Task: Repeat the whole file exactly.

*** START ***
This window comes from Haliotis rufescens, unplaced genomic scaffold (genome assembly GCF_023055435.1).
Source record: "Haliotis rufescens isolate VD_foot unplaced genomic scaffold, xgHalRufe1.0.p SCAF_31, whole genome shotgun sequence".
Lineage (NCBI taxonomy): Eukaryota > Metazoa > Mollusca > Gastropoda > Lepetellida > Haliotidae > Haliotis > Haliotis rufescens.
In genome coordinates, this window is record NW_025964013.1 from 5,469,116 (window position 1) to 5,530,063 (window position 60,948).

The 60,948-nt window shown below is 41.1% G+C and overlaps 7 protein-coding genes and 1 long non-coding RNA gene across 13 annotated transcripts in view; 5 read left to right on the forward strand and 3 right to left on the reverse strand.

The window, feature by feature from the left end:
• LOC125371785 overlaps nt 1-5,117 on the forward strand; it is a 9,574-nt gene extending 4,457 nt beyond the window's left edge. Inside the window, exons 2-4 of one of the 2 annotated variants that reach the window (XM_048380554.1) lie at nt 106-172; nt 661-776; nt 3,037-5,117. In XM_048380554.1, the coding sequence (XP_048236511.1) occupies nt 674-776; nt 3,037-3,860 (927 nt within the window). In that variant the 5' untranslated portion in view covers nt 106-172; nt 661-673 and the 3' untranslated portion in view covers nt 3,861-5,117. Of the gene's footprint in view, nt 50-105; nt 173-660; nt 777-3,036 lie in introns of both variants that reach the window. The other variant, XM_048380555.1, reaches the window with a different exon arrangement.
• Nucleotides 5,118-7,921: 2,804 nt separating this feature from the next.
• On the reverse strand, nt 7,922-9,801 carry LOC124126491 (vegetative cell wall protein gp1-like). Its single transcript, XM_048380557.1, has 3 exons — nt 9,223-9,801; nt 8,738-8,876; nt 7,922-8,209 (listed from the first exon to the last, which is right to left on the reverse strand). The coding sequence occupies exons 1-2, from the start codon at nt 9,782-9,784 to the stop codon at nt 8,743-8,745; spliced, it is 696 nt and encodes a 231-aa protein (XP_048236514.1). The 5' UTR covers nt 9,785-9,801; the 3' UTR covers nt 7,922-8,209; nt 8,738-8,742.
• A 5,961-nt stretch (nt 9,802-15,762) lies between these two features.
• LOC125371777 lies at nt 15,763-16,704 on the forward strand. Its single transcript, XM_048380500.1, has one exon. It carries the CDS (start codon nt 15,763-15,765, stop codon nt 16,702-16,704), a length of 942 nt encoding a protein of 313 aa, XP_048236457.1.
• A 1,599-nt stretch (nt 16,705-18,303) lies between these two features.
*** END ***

This window comes from Haliotis rufescens, unplaced genomic scaffold (genome assembly GCF_023055435.1).
Source record: "Haliotis rufescens isolate VD_foot unplaced genomic scaffold, xgHalRufe1.0.p SCAF_31, whole genome shotgun sequence".
Lineage (NCBI taxonomy): Eukaryota > Metazoa > Mollusca > Gastropoda > Lepetellida > Haliotidae > Haliotis > Haliotis rufescens.
In genome coordinates, this window is record NW_025964013.1 from 5,469,116 (window position 1) to 5,530,063 (window position 60,948).

The 60,948-nt window shown below is 41.1% G+C and overlaps 7 protein-coding genes and 1 long non-coding RNA gene across 13 annotated transcripts in view; 5 read left to right on the forward strand and 3 right to left on the reverse strand.

The window, feature by feature from the left end:
• LOC125371785 overlaps nt 1-5,117 on the forward strand; it is a 9,574-nt gene extending 4,457 nt beyond the window's left edge. Inside the window, exons 2-4 of one of the 2 annotated variants that reach the window (XM_048380554.1) lie at nt 106-172; nt 661-776; nt 3,037-5,117. In XM_048380554.1, the coding sequence (XP_048236511.1) occupies nt 674-776; nt 3,037-3,860 (927 nt within the window). In that variant the 5' untranslated portion in view covers nt 106-172; nt 661-673 and the 3' untranslated portion in view covers nt 3,861-5,117. Of the gene's footprint in view, nt 50-105; nt 173-660; nt 777-3,036 lie in introns of both variants that reach the window. The other variant, XM_048380555.1, reaches the window with a different exon arrangement.
• Nucleotides 5,118-7,921: 2,804 nt separating this feature from the next.
• On the reverse strand, nt 7,922-9,801 carry LOC124126491 (vegetative cell wall protein gp1-like). Its single transcript, XM_048380557.1, has 3 exons — nt 9,223-9,801; nt 8,738-8,876; nt 7,922-8,209 (listed from the first exon to the last, which is right to left on the reverse strand). The coding sequence occupies exons 1-2, from the start codon at nt 9,782-9,784 to the stop codon at nt 8,743-8,745; spliced, it is 696 nt and encodes a 231-aa protein (XP_048236514.1). The 5' UTR covers nt 9,785-9,801; the 3' UTR covers nt 7,922-8,209; nt 8,738-8,742.
• A 5,961-nt stretch (nt 9,802-15,762) lies between these two features.
• LOC125371777 lies at nt 15,763-16,704 on the forward strand. Its single transcript, XM_048380500.1, has one exon. It carries the CDS (start codon nt 15,763-15,765, stop codon nt 16,702-16,704), a length of 942 nt encoding a protein of 313 aa, XP_048236457.1.
• A 1,599-nt stretch (nt 16,705-18,303) lies between these two features.